When the Minor League season ends, another season begins.
New logo season, specifically -- that time of year when Minor League teams nationwide rebrand, refresh, revive, renew and rejuvenate their sartorial realities. The aesthetic changes that have taken place thus far have veered toward the subtle side but are still worth discussing and, of course, debating.
What follows, then, is a roundup of that which has been unveiled thus far.
Refreshed logos, new uniforms
For the entirety of their 23-season existence, the Crawdads' primary logo featured the team's titular crustacean lounging behind (and wrapped around) the letter H. That mark remains - it will still be featured on the home cap - but it now has a full set of new logos to complement it.
The Crawdads report that the "focal point of the redesign" is the primary logo, which "[introduces] the new team font and 'Crawdads Blue' color." This logo depicts a crawdad lurking in North Carolina freshwater, his eyes just above the surface and his submerged claws cradling a presumably waterlogged baseball. The three alternate logos -- "reserve claws", if you will -- include a light blue depiction of the state of North Carolina, with a claw pinching a star depicting Hickory's place on the map.
The Crawdads' "refresh" was handled by Louisville-based Studio Simon, a veteran of the Minor League logo design business.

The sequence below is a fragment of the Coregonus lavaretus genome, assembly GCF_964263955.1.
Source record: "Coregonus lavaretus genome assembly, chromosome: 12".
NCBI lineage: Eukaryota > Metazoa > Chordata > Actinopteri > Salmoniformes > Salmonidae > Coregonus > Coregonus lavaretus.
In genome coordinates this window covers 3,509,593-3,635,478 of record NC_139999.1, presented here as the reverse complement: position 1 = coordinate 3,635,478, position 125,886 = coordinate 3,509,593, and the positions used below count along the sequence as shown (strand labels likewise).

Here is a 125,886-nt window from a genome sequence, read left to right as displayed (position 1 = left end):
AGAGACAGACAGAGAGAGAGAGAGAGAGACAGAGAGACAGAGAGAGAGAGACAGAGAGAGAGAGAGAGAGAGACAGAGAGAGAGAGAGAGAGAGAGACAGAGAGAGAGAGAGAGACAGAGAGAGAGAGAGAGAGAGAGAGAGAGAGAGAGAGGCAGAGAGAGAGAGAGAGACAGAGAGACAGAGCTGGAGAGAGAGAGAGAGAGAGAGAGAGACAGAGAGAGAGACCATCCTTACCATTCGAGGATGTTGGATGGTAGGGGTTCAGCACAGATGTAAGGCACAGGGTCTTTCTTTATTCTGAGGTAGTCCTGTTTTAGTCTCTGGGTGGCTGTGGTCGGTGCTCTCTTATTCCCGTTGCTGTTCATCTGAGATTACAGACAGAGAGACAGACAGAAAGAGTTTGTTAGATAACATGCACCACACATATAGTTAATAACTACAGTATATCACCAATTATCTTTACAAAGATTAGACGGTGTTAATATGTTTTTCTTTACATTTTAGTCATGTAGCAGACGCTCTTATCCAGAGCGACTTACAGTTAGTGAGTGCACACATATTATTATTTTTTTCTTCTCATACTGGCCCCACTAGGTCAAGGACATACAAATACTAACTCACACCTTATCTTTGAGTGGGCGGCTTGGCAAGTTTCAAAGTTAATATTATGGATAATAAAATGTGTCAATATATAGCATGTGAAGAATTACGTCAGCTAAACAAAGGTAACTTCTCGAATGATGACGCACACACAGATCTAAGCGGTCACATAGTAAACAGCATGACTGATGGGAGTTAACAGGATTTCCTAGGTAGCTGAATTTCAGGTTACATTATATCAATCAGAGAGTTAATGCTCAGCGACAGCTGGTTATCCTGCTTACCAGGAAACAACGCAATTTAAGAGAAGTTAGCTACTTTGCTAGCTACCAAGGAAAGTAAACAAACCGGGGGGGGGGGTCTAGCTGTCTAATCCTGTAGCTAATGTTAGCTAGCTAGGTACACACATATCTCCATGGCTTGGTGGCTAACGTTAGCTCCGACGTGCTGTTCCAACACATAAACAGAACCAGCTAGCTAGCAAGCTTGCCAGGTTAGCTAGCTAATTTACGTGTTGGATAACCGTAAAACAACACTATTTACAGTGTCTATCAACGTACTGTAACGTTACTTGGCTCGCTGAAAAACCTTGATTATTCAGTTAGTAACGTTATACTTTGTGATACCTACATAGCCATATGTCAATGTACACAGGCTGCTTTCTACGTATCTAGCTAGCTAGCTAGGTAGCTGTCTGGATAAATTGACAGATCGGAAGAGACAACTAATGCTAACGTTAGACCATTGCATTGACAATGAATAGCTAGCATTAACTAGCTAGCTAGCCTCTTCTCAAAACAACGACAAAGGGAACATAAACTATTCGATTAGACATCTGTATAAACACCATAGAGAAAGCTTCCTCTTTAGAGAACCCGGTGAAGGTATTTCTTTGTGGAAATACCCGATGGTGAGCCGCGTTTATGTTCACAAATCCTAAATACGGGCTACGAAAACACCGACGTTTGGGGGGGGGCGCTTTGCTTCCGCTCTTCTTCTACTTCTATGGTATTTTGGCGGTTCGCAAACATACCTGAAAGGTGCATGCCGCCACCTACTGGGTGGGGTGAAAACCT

"As much as we enjoy working together with teams to develop new brand identities from scratch, we equally relish any opportunity we get to refresh existing identities and then build them into fully fleshed-out systems that give clubs more tools at their disposal than they ever had before," said Studio Simon owner Dan Simon, in the team's press release.
Sacramento River Cats
Alternate "Sactown" logo
The River Cats switched affiliations prior to the 2015 season, from the A's to the Giants. On Tuesday, they unveiled black and orange "Sactown" hats and jerseys that "draw inspiration from both Sacramento's and San Francisco's iconic bridges, as well as from both cities' baseball history."
The bridges in question are Sacramento's Tower and San Francisco's Golden Gate, but clearly this is a logo that emphasizes California's capital city above all. The jerseys say "Sactown" across the chest; the hats forgo the "-ramento" and simply read "SAC."
"Obviously it has a Giants influence with the colors and the bridge, but our focus was on making something unique to 'Sac' that people would be proud to wear," said River Cats graphic designer Mike Villareal of the new duds, which will be worn during all Friday home games.
Rejuvenated logos, new uniform
In the headline of their press release, the RiverDogs announce that they have unveiled "refreshed" logos. In the first sentence of said release, they refer to them as "revived," while the second paragraph goes with "rejuvenated." Finally, in the third paragraph, general manager Dave Echols calls it a "rebranding."